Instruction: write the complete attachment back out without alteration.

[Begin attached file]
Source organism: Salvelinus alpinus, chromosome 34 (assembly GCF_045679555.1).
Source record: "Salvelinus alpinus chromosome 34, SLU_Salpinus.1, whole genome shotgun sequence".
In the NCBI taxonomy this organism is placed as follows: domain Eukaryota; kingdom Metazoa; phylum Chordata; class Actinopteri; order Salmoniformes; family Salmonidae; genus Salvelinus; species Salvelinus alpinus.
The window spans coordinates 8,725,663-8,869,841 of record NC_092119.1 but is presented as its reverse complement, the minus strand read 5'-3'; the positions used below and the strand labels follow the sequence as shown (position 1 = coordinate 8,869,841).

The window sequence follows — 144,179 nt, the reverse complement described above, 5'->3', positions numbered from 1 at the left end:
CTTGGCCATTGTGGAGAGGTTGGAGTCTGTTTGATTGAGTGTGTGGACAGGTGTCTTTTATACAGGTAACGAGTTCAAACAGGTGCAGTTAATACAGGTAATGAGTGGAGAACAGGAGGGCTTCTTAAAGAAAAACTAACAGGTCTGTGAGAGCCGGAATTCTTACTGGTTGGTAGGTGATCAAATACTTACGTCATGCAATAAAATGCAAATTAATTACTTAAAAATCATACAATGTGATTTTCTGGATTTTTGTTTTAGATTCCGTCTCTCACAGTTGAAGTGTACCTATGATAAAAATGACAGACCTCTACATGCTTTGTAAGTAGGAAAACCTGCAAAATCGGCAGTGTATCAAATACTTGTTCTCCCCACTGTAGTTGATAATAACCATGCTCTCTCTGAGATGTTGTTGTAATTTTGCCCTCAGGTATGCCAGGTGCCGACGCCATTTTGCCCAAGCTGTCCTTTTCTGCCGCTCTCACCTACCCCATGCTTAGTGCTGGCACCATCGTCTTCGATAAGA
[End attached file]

Source organism: Salvelinus alpinus, chromosome 34 (assembly GCF_045679555.1).
Source record: "Salvelinus alpinus chromosome 34, SLU_Salpinus.1, whole genome shotgun sequence".
In the NCBI taxonomy this organism is placed as follows: domain Eukaryota; kingdom Metazoa; phylum Chordata; class Actinopteri; order Salmoniformes; family Salmonidae; genus Salvelinus; species Salvelinus alpinus.
The window spans coordinates 8,725,663-8,869,841 of record NC_092119.1 but is presented as its reverse complement, the minus strand read 5'-3'; the positions used below and the strand labels follow the sequence as shown (position 1 = coordinate 8,869,841).

The window sequence follows — 144,179 nt, the reverse complement described above, 5'->3', positions numbered from 1 at the left end:
CTTGGCCATTGTGGAGAGGTTGGAGTCTGTTTGATTGAGTGTGTGGACAGGTGTCTTTTATACAGGTAACGAGTTCAAACAGGTGCAGTTAATACAGGTAATGAGTGGAGAACAGGAGGGCTTCTTAAAGAAAAACTAACAGGTCTGTGAGAGCCGGAATTCTTACTGGTTGGTAGGTGATCAAATACTTACGTCATGCAATAAAATGCAAATTAATTACTTAAAAATCATACAATGTGATTTTCTGGATTTTTGTTTTAGATTCCGTCTCTCACAGTTGAAGTGTACCTATGATAAAAATGACAGACCTCTACATGCTTTGTAAGTAGGAAAACCTGCAAAATCGGCAGTGTATCAAATACTTGTTCTCCCCACTGTAGTTGATAATAACCATGCTCTCTCTGAGATGTTGTTGTAATTTTGCCCTCAGGTATGCCAGGTGCCGACGCCATTTTGCCCAAGCTGTCCTTTTCTGCCGCTCTCACCTACCCCATGCTTAGTGCTGGCACCATCGTCTTCGATAAGA